Giants 101 offers a little bit more about the giants in the film and bringing them to life but, honestly, it was a pretty forgettable feature. The really cool special features that you’ll want to watch are The Big Friendly Giant and Me and Gobblefunk: The Wonderful Words of The BFG. The Big Friendly Giant and Me is a short story briefly viewed in the film itself. It’s a book drawn by a little boy who lived with the BFG before Sophie. It’s kinda sad, though, because that kid gets eaten by the other giants. Gobblefunk is a really fun short featurette that quizzes you on your ability to understand the BFG’s peculiar way of speaking.
There’s also a really touching tribute to Melissa Mathison included on the blu-ray. Melissa Mathison wrote the screenplays not just for The BFG but for E.T. the Extra-Terrestrial, The Indian in the Cupboard, The Black Staillion, and more. Sadly she passed away before the film was released. Melissa had a very close relationship with several of the people she worked with on The BFG and they all come together to share their memories of working with Melissa over the years.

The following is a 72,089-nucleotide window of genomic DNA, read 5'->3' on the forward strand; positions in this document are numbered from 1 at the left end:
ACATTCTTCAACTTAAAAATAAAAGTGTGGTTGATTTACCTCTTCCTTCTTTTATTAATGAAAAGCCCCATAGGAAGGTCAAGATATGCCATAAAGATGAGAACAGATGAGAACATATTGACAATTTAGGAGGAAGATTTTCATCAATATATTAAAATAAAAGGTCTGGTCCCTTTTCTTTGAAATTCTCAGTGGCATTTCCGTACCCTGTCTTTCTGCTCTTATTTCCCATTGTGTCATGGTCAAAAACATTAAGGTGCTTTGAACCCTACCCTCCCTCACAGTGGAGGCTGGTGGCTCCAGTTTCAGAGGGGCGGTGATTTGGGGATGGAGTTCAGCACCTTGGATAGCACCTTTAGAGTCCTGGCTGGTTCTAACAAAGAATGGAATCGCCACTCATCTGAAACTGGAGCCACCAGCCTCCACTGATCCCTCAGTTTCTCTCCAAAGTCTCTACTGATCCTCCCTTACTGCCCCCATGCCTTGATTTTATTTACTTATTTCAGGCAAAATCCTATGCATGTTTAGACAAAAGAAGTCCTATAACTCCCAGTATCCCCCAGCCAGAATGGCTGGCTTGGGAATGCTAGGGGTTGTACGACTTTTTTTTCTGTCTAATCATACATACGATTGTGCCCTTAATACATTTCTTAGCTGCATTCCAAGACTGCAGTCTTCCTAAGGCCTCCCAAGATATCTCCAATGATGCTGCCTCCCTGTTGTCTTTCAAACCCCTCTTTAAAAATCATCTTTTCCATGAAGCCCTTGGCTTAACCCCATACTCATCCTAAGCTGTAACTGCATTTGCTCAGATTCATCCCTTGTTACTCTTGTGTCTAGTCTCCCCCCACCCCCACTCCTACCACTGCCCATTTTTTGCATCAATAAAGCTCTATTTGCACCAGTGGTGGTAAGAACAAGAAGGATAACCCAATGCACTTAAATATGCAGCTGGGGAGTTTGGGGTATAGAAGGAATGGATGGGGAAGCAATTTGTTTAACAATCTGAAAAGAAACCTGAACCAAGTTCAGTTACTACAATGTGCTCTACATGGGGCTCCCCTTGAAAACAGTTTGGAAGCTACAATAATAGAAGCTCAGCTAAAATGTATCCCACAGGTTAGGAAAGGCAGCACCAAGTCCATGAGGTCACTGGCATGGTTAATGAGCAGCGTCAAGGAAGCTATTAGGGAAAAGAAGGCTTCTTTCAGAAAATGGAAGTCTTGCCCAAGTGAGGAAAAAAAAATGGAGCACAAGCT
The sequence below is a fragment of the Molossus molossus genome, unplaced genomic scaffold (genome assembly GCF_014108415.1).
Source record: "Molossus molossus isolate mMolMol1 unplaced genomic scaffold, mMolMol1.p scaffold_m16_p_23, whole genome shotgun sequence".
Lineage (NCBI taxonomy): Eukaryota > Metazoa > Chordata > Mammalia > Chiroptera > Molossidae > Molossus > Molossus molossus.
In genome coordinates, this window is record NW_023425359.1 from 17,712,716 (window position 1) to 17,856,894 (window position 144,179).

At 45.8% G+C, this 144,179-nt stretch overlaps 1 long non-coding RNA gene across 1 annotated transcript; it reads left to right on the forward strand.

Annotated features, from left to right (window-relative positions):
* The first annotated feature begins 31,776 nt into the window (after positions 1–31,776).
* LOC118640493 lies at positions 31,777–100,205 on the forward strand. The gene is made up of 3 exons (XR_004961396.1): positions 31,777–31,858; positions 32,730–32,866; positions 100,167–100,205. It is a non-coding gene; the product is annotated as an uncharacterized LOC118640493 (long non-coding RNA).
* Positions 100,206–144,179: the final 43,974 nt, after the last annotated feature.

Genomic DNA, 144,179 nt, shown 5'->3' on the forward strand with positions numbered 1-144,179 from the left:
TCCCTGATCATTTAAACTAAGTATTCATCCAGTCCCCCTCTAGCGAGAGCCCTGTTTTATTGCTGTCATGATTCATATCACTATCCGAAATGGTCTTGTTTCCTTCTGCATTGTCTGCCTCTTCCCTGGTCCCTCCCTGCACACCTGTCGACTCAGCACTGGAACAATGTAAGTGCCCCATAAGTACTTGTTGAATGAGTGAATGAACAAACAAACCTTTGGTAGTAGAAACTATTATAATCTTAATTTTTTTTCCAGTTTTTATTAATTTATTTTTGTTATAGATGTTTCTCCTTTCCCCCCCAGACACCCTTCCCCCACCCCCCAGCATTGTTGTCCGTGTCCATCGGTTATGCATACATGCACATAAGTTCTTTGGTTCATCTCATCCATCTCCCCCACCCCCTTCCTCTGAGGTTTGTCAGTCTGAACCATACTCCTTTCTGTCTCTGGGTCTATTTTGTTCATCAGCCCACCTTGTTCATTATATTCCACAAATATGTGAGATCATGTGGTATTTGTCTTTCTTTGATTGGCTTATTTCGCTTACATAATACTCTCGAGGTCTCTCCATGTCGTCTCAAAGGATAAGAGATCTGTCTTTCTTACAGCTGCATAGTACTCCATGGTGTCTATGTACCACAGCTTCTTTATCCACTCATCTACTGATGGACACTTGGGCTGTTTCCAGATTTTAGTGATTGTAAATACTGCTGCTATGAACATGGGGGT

There are even interviews with Melissa herself on the set of The BFG presumably filmed for the sort of special featurettes you’ll see on this release. It’s a really emotional special feature because you can tell how much she meant to the people she worked with and how sad it is that she’s gone.
I’m really impressed with these special features. Bringing The BFG to Life is a thoroughly enjoyable watch from start to finish and the tribute to Melissa Mathison is incredibly touching. Seriously, they’re all great bonus features and worth watching (with the exception of Giants 101).
Even without any prior experience with Roald Dahl’s original book, The BFG, I thought this was a really great movie. Sophie is an amazing main character and her relationship with the BFG is really beautiful. I can’t give over how much I enjoyed watching this movie and how fun it was.
I highly recommend taking a chance on this film even if you don’t know much about it. It’s a great family film and it captures a lot of the same old school magic that you’ll see in the classic children’s films the many great filmmakers involved in this project have worked on previously.
Seriously, if you’re looking for a good holiday gift for the kids in your life, check out this film and maybe bundle it together with the book! The BFG is available in both a blu-ray/DVD combo pack as well as Digital HD on a variety of online retailers.